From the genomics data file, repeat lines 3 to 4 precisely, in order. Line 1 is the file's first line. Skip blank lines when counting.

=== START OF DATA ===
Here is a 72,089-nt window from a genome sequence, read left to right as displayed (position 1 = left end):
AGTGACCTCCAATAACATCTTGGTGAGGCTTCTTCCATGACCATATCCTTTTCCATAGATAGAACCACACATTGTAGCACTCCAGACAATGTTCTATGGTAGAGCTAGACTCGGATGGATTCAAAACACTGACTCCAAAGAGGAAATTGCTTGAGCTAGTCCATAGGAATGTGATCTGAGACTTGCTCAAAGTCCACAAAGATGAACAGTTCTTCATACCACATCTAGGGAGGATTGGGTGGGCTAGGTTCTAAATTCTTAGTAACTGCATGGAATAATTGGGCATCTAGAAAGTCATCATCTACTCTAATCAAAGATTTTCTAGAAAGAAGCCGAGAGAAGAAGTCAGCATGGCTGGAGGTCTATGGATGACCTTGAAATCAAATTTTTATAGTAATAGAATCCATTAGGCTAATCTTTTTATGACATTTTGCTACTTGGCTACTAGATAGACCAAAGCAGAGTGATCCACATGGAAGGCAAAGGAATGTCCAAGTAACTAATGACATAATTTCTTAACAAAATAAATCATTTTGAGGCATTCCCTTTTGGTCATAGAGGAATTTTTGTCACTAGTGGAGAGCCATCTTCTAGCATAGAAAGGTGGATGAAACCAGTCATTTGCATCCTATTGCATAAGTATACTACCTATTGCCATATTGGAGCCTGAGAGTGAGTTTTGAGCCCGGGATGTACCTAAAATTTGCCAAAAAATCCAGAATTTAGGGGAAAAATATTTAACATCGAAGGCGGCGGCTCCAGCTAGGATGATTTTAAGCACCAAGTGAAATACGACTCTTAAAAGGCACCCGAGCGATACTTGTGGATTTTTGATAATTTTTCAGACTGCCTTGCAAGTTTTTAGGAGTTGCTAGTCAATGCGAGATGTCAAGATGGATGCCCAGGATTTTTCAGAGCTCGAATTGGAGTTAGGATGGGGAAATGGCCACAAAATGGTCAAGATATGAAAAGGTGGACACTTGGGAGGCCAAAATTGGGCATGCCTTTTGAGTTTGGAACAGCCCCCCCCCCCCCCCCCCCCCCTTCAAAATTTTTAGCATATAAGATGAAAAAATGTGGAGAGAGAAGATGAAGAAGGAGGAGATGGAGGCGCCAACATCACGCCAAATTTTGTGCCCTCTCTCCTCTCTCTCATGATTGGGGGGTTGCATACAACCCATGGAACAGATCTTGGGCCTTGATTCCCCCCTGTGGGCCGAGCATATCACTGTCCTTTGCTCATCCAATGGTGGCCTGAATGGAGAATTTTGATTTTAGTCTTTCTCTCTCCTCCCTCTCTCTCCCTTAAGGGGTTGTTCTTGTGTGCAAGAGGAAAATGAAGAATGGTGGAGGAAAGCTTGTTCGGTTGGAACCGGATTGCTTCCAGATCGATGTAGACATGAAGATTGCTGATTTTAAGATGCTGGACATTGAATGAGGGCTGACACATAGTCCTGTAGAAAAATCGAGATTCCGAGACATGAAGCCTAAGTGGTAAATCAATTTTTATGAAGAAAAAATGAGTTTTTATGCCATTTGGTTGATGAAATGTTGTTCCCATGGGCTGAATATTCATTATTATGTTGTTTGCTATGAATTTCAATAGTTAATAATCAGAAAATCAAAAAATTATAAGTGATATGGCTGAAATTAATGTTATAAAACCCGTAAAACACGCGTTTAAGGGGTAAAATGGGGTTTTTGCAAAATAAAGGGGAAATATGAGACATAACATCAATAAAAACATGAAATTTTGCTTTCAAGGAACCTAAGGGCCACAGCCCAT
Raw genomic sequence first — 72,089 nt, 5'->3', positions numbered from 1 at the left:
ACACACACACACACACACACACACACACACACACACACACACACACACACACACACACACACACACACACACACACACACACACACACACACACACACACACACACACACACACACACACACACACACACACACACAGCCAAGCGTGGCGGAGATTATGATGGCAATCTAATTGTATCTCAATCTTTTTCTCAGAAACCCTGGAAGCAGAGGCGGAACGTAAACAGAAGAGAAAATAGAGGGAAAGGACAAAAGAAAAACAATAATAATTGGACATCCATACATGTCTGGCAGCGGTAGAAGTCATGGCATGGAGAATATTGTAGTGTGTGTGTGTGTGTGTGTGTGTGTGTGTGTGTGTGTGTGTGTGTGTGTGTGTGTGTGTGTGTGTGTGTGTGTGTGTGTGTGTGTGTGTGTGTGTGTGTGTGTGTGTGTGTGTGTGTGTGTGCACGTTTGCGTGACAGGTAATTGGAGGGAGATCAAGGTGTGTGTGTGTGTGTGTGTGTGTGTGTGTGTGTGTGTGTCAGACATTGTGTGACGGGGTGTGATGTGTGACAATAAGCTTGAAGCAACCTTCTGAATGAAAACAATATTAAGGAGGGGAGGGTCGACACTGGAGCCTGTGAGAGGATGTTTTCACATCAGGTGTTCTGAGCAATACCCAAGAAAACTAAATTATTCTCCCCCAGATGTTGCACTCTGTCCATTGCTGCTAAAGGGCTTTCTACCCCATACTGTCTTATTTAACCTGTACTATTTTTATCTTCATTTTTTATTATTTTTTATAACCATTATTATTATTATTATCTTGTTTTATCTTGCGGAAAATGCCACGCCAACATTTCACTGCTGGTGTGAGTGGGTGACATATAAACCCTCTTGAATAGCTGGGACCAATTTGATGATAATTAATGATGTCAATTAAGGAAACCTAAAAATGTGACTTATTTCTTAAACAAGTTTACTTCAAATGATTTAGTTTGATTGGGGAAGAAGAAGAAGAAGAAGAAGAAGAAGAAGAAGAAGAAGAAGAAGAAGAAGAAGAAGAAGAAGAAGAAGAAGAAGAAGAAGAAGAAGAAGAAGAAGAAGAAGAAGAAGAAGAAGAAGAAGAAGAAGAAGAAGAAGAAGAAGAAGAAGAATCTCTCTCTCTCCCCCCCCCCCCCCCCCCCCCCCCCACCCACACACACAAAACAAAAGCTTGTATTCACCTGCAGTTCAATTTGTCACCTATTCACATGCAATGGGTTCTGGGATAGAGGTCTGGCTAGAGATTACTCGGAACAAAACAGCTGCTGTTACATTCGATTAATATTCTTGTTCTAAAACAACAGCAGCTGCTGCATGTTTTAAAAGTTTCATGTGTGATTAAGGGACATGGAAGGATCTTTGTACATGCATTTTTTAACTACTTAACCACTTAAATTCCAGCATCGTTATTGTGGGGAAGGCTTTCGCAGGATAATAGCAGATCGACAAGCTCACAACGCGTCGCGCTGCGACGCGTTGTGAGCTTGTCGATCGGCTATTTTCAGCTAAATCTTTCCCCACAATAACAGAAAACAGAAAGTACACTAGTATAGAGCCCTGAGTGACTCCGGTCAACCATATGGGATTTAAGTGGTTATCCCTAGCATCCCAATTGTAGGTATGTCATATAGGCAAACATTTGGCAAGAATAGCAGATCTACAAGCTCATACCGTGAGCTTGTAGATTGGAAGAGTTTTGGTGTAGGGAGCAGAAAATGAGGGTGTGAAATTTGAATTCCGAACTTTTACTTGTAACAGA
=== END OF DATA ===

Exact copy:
Raw genomic sequence first — 72,089 nt, 5'->3', positions numbered from 1 at the left:
ACACACACACACACACACACACACACACACACACACACACACACACACACACACACACACACACACACACACACACACACACACACACACACACACACACACACACACACACACACACACACACACACACACACACAGCCAAGCGTGGCGGAGATTATGATGGCAATCTAATTGTATCTCAATCTTTTTCTCAGAAACCCTGGAAGCAGAGGCGGAACGTAAACAGAAGAGAAAATAGAGGGAAAGGACAAAAGAAAAACAATAATAATTGGACATCCATACATGTCTGGCAGCGGTAGAAGTCATGGCATGGAGAATATTGTAGTGTGTGTGTGTGTGTGTGTGTGTGTGTGTGTGTGTGTGTGTGTGTGTGTGTGTGTGTGTGTGTGTGTGTGTGTGTGTGTGTGTGTGTGTGTGTGTGTGTGTGTGTGTGTGTGTGTGTGTGTGCACGTTTGCGTGACAGGTAATTGGAGGGAGATCAAGGTGTGTGTGTGTGTGTGTGTGTGTGTGTGTGTGTGTGTGTCAGACATTGTGTGACGGGGTGTGATGTGTGACAATAAGCTTGAAGCAACCTTCTGAATGAAAACAATATTAAGGAGGGGAGGGTCGACACTGGAGCCTGTGAGAGGATGTTTTCACATCAGGTGTTCTGAGCAATACCCAAGAAAACTAAATTATTCTCCCCCAGATGTTGCACTCTGTCCATTGCTGCTAAAGGGCTTTCTACCCCATACTGTCTTATTTAACCTGTACTATTTTTATCTTCATTTTTTATTATTTTTTATAACCATTATTATTATTATTATCTTGTTTTATCTTGCGGAAAATGCCACGCCAACATTTCACTGCTGGTGTGAGTGGGTGACATATAAACCCTCTTGAATAGCTGGGACCAATTTGATGATAATTAATGATGTCAATTAAGGAAACCTAAAAATGTGACTTATTTCTTAAACAAGTTTACTTCAAATGATTTAGTTTGATTGGGGAAGAAGAAGAAGAAGAAGAAGAAGAAGAAGAAGAAGAAGAAGAAGAAGAAGAAGAAGAAGAAGAAGAAGAAGAAGAAGAAGAAGAAGAAGAAGAAGAAGAAGAAGAAGAAGAAGAAGAAGAAGAAGAAGAAGAAGAAGAAGAAGAAGAATCTCTCTCTCTCCCCCCCCCCCCCCCCCCCCCCCCCACCCACACACACAAAACAAAAGCTTGTATTCACCTGCAGTTCAATTTGTCACCTATTCACATGCAATGGGTTCTGGGATAGAGGTCTGGCTAGAGATTACTCGGAACAAAACAGCTGCTGTTACATTCGATTAATATTCTTGTTCTAAAACAACAGCAGCTGCTGCATGTTTTAAAAGTTTCATGTGTGATTAAGGGACATGGAAGGATCTTTGTACATGCATTTTTTAACTACTTAACCACTTAAATTCCAGCATCGTTATTGTGGGGAAGGCTTTCGCAGGATAATAGCAGATCGACAAGCTCACAACGCGTCGCGCTGCGACGCGTTGTGAGCTTGTCGATCGGCTATTTTCAGCTAAATCTTTCCCCACAATAACAGAAAACAGAAAGTACACTAGTATAGAGCCCTGAGTGACTCCGGTCAACCATATGGGATTTAAGTGGTTATCCCTAGCATCCCAATTGTAGGTATGTCATATAGGCAAACATTTGGCAAGAATAGCAGATCTACAAGCTCATACCGTGAGCTTGTAGATTGGAAGAGTTTTGGTGTAGGGAGCAGAAAATGAGGGTGTGAAATTTGAATTCCGAACTTTTACTTGTAACAGA